• 32/64 bit available
    • Windows 8 & Server 2012 have it installed
  • Built on CLR 4
  • Adds support for
    • Networking
    • Parallelism
    • MEF
    • Compatibility/Deployment
    • WWF
    • WCF
  • show-command cmdlet
    • allows searching for commands and executing in the console
    • often easier than get-command | more
  • Updatable help
    • Not installed by default on Win8/Server 2012
    • Update-Help cmdlet
    • Must run as administrator
    • No restart required
    • Can store to a network share
  • Language improvements
    • Simplified foreach (automatic/implicit)
      • PS C:\windows\system32> $verbs = get-verb
      • PS C:\windows\system32> $verbs.Group | Get-Unique
    • Simplified where
      • PS C:\windows\system32> $verbs | where group -eq “Data”
    • Enhanced tab completion
  • Unblock files with Unblock-File cmdlet
  • JSON, REST, & HTML Parsing support
  • Session improvements
    • Disconnected sessions on remote computers can be reconnected later w/o losing state
    • Both ends need 3.0

Integrated Scripting Environment

  • IntelliSense
  • Show-Command window
  • Unified console pane
  • Rich copy
  • Block copy
  • Snippets
  • Brace Matching

Scheduled Jobs

  • PowerShell jobs can now be integrated with task scheduler
    • Register-ScheduledJob
    • Found under Microsoft / Windows / PowerShell / ScheduledJobs

Autoloading Modules

  • PowerShell 3 automatically loads a module when one of its cmdlet is invoked

PowerShell Web Access

  • PowerShell in a browser
  • Mostly 3.0 w/ some limitations due to remotin
  • Prereqs:
    • Server 2012
  • Setup is difficult
    • Install web access
    • Authorization configuration
    • PowerShell remoting must be enabled to connect
  • Limitations:
    • Some function keys aren’t supportd
    • Only top-level progress is shown
    • Input color cannot be changed
    • Writing to console doesn’t work

Management OData IIS Extension

  • Allows RESTful OData access
  • Requires Server 2012, not Server Core

MS Script Explorer for Windows PowerShell

  • 32/64-bit platforms
  • PowerShell ISE is required
  • Downloadable (Non-standard)

Building Large Maintainable JavaScript Applications w/o a Framework

Steve Horn (@stevehorn | http://blog.stevehorn.cc/blog)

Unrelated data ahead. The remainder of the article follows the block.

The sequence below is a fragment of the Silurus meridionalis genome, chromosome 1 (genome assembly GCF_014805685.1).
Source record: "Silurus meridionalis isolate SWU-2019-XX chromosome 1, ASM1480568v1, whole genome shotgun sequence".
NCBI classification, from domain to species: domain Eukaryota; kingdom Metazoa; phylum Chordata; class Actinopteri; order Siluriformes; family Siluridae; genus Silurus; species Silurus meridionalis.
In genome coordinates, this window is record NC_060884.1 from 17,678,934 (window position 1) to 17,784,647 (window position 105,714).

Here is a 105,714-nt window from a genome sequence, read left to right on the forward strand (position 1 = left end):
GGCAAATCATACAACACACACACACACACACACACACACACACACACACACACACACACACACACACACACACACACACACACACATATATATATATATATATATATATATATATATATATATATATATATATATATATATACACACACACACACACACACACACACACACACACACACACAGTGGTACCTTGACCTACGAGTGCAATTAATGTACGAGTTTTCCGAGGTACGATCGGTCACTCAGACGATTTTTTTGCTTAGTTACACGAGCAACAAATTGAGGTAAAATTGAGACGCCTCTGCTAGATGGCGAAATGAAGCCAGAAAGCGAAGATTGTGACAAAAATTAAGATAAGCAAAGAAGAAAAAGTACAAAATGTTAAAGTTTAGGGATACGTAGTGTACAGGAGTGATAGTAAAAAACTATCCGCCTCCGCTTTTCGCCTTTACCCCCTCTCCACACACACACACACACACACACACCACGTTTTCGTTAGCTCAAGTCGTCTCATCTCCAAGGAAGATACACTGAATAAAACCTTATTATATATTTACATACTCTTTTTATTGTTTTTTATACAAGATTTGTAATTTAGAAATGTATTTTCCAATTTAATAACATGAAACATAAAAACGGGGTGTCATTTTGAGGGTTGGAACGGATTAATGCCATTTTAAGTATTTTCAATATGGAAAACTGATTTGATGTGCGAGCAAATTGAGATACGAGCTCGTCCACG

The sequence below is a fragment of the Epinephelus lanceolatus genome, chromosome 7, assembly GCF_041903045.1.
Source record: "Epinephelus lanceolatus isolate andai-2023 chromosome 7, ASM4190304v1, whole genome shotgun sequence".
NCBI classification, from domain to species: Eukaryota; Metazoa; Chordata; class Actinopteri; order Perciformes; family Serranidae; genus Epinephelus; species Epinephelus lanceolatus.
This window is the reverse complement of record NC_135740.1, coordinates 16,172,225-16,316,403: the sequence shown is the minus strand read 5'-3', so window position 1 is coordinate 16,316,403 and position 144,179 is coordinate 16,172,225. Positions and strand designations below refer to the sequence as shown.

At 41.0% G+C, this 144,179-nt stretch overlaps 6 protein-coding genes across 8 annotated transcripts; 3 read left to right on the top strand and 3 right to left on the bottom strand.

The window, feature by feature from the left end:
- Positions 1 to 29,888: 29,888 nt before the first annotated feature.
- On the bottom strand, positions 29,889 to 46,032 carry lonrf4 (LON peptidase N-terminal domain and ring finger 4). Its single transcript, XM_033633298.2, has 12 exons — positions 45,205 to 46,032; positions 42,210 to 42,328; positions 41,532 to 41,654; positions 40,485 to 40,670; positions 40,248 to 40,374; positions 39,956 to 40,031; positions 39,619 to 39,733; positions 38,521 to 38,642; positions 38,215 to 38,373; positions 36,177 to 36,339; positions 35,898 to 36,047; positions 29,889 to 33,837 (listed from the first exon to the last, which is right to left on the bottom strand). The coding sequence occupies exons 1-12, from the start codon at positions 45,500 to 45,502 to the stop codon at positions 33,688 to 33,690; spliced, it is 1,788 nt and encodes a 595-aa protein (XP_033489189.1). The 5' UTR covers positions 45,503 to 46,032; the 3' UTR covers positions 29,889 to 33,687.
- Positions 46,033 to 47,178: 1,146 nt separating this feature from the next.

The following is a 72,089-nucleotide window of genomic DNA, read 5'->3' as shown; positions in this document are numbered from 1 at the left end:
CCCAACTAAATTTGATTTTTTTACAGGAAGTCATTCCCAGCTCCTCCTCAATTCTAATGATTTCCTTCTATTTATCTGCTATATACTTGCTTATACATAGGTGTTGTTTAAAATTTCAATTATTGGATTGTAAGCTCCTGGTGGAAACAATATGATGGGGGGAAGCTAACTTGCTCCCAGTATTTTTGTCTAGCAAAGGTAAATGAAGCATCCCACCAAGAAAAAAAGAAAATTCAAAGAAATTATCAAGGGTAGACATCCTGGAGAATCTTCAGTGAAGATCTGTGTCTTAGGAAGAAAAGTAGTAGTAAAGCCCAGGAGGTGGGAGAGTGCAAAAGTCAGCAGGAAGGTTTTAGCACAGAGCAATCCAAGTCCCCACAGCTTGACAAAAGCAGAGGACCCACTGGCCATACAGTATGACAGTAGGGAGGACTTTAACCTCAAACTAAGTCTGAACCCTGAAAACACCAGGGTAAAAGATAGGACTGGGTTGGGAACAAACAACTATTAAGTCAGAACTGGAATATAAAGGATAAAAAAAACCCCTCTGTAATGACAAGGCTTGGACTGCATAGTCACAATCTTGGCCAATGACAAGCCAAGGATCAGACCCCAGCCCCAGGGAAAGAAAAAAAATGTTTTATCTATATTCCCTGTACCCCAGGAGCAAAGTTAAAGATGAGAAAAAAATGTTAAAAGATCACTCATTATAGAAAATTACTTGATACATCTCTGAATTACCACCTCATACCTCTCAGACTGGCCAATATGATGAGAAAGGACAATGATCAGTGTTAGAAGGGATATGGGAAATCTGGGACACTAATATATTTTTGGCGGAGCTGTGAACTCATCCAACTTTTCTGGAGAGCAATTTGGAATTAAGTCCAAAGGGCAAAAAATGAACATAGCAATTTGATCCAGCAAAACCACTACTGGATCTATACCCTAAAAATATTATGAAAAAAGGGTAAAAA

Quote from Kahn about complaining about status quo and theorizing about how things should be

(I tried to find the actual quote but couldn’t – if anyone knows where I can find it I’ll be happy to update these notes)

Assumptions for JavaScript Applications

  • Not progressive enhancement
  • JavaScript is enabled
  • Rendering of HTML templates is done on the client
  • Server side is for querying or performing work
  • The UI is the most important part of the app

Each framework is giving its own world view of how you should build an app

Code Organization

Book: JavaScript Patterns (Stoyan Stefanov)

  • How can I create modules and namespaces?

window.nmap = window.nmap || {};

Let JavaScript be JavaScript; don’t worry about public/private/etc…    

Constructor members are recreated every time the constructor is invoked

jQuery Tiny Pub/Sub http://benalman.com

Designing for Windows 8 Apps

Dan Shultz (@dshultz)

Metro/Windows 8 Style Design

  • Modern Design – Bauhaus
  • International Typographic Style – Swiss design
  • Motion Design – Cinematography

Windows 8 grid

  • Grid units
  • 20×20 pixel grids
  • Title size: 42pt
  • Title line height: 48pt
  • Page header is 5 units from the top

Responsive Design

…is the approach that suggests that design and development should respond to the user’s behavior and environment based on screen size, platform, and orientation

Techniques

  • A flexible grid
  • Media queries

Media Query Ranges

  • Mobile portrait < 479 px wide
  • Mobile landscape 480 – 767 px
  • Tablet portrait 768 – 1023 px
  • Tablet Landscape >= 1024 px

Certification Tips

  • Apps need to work in snap view to pass certification
  • Keep functionality off of the margins to prevent interference with charms and app switching
  • Use charms contracts where applicable
    • Share
    • Search
    • Picker
  • Need to include a privacy statement within settings
  • Weight functionality toward edges for higher usability
    • Center screen requires a posture change
  • Sharing & Ages
    • Limit < age 12
  • Reserved Space
  • Asset sizes
    • 100%
    • 140%
    • 180%
  • Invest in a great live tile
    • Consider different sizes
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About Dave Fancher

Dave Fancher is a Software Engineer at Performance Assessment Network in Carmel, Indiana, a Microsoft MVP for Visual F#, and author of The Book of F# from No Starch Press. He has been building software with the .NET Framework since version 1.1. Dave is active within the Indiana software development community as a member of IndySA, a speaker at user groups throughout the state, and a two-time contributor to Indy GiveCamp. When not writing code he enjoys spending time with his family, watching movies, photography, and gaming on on his Xbox One.

Posted on December 9, 2012, in .NET, CODODN, Community, Conferences, Software Development and tagged , , . Bookmark the permalink. Comments Off.